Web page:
Here is an example on a mint condition Mark VI alto belonging to a customer of mine where the horn was shipped improperly by the seller to them and the octave mechanism was twisted and bent sharply downwards, which resulting in the octave actuating lever being completely broken off and it needed brazing/silver soldering. This is an extreme close up and hopefully its not easy to tell. At distances of more than an inch or two, it basically disappeared. https://www.stohrermusic.com/wp-content/gallery/gallery/dscn1282.jpg


I work in a repair shop and I am frustrated

This is probably a problem that is encountered by every shop. I am lucky enough that I have worked myself into a spot where I can turn down those jobs if I am unable to convince the owner of the justness of the cause. To get where I am today I’ve had to 1) stop working in a place where I’m not the boss and people can just walk in off the street 2) become somewhat hard to reach (for example you need to spell my name correctly to reach my website or email me) 3) become known for doing high-end work 4) work only on instruments that are physically valuable or emotionally valuable to their owners. This means that my customers are highly motivated on their own to do the right thing, and all that is left for me to do is to do a job worth all the bullshit of finding me, talking to me, getting on my waitlist, and paying a premium price.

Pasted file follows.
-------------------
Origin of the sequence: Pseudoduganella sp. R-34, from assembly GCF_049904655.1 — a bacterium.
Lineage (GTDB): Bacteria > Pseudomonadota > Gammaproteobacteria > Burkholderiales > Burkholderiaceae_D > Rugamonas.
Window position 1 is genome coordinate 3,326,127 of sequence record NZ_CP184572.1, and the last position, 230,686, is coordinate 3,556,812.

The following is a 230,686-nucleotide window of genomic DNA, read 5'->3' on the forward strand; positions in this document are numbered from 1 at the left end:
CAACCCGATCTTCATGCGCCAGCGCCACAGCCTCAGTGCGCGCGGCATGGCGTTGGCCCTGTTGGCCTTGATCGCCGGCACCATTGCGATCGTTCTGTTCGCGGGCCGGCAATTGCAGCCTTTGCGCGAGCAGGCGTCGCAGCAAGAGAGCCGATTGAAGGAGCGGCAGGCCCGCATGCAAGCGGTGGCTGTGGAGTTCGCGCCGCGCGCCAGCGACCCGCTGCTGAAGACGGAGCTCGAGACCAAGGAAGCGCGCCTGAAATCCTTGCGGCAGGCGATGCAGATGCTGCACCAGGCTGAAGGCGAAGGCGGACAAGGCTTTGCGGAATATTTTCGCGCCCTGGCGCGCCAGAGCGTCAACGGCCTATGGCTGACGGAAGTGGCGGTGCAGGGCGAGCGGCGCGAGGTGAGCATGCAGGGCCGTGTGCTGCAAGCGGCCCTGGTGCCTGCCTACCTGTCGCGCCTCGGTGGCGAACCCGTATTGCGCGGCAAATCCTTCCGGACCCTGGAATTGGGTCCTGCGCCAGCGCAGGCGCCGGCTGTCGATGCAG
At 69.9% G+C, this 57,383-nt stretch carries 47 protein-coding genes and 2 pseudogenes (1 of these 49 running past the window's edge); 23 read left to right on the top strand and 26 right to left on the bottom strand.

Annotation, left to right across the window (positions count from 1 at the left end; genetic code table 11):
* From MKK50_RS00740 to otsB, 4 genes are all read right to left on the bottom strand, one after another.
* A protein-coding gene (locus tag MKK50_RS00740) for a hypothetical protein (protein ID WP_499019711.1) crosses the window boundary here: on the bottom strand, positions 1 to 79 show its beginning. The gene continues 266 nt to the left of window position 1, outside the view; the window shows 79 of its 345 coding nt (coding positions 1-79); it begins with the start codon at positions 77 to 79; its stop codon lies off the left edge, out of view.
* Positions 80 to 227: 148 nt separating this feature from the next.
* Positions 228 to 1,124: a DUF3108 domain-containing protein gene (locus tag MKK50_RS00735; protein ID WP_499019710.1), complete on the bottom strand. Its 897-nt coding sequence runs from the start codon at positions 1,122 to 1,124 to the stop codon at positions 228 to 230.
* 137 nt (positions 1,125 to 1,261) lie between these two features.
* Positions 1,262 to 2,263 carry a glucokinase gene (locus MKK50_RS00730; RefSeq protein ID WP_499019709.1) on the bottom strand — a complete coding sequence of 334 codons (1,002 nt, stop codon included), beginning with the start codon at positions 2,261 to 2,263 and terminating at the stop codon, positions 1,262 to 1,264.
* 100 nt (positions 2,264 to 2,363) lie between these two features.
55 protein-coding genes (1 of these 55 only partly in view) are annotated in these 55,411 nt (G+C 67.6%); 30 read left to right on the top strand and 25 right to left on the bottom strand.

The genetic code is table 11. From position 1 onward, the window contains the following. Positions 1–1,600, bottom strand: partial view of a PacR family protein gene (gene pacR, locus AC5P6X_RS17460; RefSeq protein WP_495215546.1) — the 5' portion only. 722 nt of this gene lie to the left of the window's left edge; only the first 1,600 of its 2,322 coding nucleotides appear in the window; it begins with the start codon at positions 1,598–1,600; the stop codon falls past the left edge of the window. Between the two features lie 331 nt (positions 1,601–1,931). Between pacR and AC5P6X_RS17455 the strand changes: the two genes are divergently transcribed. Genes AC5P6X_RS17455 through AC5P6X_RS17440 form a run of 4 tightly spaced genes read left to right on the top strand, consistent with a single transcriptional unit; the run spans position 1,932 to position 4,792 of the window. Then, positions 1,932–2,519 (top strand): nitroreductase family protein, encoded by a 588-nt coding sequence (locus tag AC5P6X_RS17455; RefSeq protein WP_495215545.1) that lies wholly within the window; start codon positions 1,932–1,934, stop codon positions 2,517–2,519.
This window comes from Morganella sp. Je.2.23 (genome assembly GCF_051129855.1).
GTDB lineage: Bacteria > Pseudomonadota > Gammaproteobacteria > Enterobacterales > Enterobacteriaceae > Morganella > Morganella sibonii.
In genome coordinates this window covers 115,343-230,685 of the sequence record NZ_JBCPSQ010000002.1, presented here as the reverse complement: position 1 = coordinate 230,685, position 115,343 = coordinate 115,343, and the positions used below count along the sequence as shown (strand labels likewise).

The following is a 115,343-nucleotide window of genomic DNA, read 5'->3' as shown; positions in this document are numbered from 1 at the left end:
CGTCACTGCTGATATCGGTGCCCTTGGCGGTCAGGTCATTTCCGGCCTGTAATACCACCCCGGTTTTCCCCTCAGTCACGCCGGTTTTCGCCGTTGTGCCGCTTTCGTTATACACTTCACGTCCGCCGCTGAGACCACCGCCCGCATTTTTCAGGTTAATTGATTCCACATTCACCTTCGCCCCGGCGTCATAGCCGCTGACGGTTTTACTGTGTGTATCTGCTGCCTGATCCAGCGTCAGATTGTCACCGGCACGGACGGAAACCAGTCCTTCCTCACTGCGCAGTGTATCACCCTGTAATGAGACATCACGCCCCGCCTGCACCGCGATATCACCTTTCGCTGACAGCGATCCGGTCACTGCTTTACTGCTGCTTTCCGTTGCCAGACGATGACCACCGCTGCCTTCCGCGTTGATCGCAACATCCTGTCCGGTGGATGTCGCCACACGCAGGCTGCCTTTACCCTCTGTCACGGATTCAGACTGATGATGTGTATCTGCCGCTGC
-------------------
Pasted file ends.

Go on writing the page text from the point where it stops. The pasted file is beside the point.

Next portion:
It certainly wasn’t this way when I started, but I always had this goal in mind, and I was known even in my early days for turning people away or recommending competitors across the street. I am very lucky that it has worked out for me. There is definitely a very strong need for the “I’ve got $50 and I need this tonight” type of job; I just find it less fulfilling than doing work that will last on an instrument that will still be making music long after I’m gone.